Western reimagines the future of batteries


Jing (Erica) Luo, a postdoctoral fellow in Xueliang (Andy) Sun’s research group, holds a model-type solid-state battery. These battery materials can be potentially used in portable electronics, electronic vehicles, and grid energy storage.

At Western Engineering, we believe that today’s most complex challenges require us to work collaboratively across disciplines and continuously identify and move ahead of emerging trends to create a sustainable future.

This is why Engineering researchers have been working to reimagine the future of “next-generation” batteries to solve current challenges related to energy storage.

Professor Xueliang (Andy) Sun and assistant professor Yang Zhao, both from the department of mechanical and materials engineering at Western University, believe that lithium-ion batteries (LIBs) have become a key player in addressing the growing need for energy storage devices. They add, however, that the technology can further benefit from improvements in terms of safety, lifespan and energy density.

“LIBs are indispensable for portable electronics, electric vehicles and grid-scale energy storage,” says Sun. “However, the currently used commercial LIBs employ flammable liquid electrolytes and thus pose serious safety hazards when misused like overcharging.”

Zhao added, “the ability to meet the enormous demand for LIBs depends on the availability of lithium resources, and lithium is not regarded as an abundant element in the Earth’s crust.” He lamented that the cost of lithium-containing materials has also rapidly increased, resulting in proportionally increased costs for LIBs.

Next-generation Batteries

Developing next-generation energy-storage technologies with innate safety and high energy density is essential forwestern-reimagines-batteries-graph large-scale energy-storage systems. Sun and his research group have made tremendous advances with solid-state batteries (SSBs) to make them both incredibly energy dense as well as highly safe to use.

Sun, a Canada Research Chair in Nanomaterials for Energy Conversion and Storage, is renowned for developing solutions to solve critical and long-standing problems in clean energy. He has won top honours from several associations including the International Battery Association, and has worked with several industry partners including the Automotive Partnership of Canada – an initiative by the Canadian Government that supports significant, collaborative R&D activities to benefit the entire Canadian automotive industry.

Zhao’s research asks a different question of lithium batteries. What if we didn’t need to use lithium at all? Zhao expands the possibilities of next-generation batteries by replacing lithium with sodium. The sodium-ion battery recharges by using sodium ions as its charge carriers.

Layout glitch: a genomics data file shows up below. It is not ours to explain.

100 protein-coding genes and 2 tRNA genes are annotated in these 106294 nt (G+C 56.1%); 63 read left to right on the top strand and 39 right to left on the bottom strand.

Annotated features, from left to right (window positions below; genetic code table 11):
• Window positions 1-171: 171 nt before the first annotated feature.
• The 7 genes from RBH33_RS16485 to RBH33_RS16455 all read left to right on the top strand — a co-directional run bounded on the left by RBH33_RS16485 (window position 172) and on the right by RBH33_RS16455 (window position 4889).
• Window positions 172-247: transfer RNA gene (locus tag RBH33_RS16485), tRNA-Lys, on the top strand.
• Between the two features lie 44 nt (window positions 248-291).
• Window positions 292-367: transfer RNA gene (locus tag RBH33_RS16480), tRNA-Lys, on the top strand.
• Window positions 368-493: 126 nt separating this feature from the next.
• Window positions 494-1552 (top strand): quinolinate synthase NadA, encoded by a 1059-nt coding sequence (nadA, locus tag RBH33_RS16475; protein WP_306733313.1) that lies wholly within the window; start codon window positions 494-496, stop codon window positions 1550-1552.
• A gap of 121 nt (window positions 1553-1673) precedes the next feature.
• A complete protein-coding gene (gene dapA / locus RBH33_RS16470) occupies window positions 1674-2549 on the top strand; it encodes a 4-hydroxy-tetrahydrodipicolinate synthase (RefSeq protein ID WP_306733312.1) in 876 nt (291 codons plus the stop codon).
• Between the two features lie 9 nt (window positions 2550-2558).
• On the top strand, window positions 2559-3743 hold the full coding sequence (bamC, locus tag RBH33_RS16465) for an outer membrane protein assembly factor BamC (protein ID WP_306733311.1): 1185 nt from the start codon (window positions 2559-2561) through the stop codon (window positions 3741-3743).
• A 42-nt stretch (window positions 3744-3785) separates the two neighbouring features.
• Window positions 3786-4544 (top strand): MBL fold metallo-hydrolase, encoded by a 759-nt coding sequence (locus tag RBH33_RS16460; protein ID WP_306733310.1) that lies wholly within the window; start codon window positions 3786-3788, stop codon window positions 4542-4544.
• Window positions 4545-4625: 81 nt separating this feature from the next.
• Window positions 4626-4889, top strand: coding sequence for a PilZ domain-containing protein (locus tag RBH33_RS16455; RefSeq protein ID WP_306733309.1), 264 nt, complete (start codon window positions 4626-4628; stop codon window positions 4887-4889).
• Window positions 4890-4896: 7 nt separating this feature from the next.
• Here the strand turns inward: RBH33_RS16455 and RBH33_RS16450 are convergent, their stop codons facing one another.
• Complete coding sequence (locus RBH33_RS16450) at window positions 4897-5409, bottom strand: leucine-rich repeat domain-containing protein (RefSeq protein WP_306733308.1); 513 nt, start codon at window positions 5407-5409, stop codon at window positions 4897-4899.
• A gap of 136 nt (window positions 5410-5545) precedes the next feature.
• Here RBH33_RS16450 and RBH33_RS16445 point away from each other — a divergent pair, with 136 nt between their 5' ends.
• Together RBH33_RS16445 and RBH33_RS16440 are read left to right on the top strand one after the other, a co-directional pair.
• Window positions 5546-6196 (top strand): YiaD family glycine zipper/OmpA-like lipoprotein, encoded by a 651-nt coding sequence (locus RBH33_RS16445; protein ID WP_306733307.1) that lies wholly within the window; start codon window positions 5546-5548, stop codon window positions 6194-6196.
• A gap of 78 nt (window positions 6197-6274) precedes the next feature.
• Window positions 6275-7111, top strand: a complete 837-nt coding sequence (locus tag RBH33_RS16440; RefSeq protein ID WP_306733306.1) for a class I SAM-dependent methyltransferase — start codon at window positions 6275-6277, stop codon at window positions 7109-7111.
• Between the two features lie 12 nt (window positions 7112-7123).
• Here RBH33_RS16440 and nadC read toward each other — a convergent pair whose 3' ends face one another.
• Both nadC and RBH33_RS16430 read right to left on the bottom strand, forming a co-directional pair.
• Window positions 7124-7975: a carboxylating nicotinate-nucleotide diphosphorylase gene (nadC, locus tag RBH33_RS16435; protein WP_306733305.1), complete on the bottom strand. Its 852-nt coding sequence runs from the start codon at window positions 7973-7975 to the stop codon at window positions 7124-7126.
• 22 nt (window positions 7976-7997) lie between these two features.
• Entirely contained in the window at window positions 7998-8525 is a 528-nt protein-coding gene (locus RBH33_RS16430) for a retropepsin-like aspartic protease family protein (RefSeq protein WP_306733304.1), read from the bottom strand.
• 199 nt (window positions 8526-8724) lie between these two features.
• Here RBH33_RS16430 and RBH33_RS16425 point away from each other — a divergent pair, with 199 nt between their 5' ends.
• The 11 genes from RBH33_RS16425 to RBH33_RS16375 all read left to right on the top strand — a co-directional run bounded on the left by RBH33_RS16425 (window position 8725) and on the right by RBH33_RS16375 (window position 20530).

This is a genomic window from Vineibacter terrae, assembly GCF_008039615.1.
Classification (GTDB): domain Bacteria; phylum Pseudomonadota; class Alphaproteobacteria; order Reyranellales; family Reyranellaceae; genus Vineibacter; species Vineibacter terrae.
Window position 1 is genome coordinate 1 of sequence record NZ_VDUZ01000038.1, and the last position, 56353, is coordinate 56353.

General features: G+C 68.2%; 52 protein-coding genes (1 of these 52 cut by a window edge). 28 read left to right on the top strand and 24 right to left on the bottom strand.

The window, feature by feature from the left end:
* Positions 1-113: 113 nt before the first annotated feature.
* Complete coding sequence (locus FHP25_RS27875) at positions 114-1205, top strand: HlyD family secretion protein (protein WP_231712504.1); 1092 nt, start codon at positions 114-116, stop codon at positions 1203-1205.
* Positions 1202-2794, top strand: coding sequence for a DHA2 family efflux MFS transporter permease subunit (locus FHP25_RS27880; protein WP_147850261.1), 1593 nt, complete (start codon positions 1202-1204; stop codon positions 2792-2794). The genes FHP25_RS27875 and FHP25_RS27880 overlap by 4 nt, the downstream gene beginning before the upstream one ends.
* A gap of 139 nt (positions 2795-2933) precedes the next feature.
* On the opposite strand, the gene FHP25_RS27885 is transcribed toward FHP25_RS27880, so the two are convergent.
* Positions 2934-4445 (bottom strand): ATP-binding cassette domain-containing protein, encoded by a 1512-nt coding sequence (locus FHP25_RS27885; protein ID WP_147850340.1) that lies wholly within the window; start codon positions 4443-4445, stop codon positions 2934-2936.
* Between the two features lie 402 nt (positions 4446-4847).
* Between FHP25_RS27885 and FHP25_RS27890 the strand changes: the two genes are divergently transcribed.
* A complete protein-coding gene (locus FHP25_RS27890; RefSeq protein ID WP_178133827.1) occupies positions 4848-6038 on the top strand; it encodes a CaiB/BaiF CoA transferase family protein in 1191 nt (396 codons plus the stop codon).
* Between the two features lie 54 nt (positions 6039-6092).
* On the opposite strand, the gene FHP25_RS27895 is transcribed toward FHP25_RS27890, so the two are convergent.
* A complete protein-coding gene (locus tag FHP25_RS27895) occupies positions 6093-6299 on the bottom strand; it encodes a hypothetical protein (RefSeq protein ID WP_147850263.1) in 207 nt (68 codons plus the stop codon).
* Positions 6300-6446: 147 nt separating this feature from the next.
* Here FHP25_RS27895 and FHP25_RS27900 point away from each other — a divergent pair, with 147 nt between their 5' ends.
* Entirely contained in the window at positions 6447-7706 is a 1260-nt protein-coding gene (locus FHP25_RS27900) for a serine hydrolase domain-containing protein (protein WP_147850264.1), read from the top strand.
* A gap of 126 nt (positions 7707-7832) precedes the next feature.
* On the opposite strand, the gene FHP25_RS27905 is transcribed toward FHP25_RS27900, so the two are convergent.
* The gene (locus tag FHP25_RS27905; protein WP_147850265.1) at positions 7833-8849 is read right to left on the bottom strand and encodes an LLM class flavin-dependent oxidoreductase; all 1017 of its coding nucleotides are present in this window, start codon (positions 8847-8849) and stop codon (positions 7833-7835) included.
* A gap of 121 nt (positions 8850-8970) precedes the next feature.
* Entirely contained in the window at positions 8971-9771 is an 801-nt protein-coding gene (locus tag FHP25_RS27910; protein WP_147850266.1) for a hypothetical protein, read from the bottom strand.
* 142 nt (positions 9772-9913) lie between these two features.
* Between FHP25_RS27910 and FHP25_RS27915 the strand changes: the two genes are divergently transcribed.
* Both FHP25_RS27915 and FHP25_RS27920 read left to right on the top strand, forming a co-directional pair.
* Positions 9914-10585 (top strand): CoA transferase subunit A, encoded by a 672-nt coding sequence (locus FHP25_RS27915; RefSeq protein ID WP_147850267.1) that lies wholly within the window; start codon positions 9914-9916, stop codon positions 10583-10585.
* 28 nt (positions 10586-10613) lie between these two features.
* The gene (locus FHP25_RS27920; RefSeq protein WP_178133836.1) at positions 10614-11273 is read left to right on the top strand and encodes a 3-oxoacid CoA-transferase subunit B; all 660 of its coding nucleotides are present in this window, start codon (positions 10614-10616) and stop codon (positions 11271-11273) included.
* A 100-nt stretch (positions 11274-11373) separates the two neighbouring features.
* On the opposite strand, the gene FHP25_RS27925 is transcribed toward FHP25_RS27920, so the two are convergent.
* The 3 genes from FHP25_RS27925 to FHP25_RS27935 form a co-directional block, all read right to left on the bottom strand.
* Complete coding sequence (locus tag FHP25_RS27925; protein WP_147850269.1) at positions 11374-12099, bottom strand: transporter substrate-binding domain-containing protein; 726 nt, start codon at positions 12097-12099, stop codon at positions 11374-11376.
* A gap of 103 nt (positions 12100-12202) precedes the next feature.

“They have been proposed as an ideal complementary alternative to LIBs for EVs and large-scale energy storage applications because of the high abundance, low cost, and suitable oxidation-reduction potential of sodium,” shared Zhao.

“My research will also explore the use of other elements like potassium, magnesium or zinc but, one of the advantages of sodium is that it is in abundant supply.”

Wearable batteries

The application of next-generation batteries goes beyond the use of electric vehicles and grid-scale energy storage. Many electronics or devices have become flexible, wearable, rollable or foldable. Recent advances in materials and manufacturing processes have enabled many new applications for these devices including electronic paper, curved screens, foldable or rollable displays, flexible solar cells, tunable lens, artificial muscles, skin sensors and wearable biomedical devices for health monitoring.

To supply the necessary energy to ensure their proper functioning, mechanical and materials engineering assistant professor HaoTian (Harvey) Shi says, “flexible yet lightweight energy storage systems, such as thin-film textile supercapacitors or batteries, must be utilized.” 

Shi’s research has led to the development of flexible thin-film batteries with a number of practical applications. As these batteries don’t use lithium, they have no risk of leakage or explosion and are a very attractive option for medical applications.

In combination with moisture sensors, these batteries can be used in a “smart diaper”, providing caregivers with a warning of a wet diaper. And on the other end of the spectrum, these batteries can be used in monitoring devices for the elderly that will give early signs of medical distress.

Whether it’s batteries that are safer and longer lasting or batteries that are breaking new ground in their application, there are incredible strides being made in energy storage. Excitingly, there are also many opportunities to make further advances. Western Engineering continues to move the dial as we reimagine what’s possible.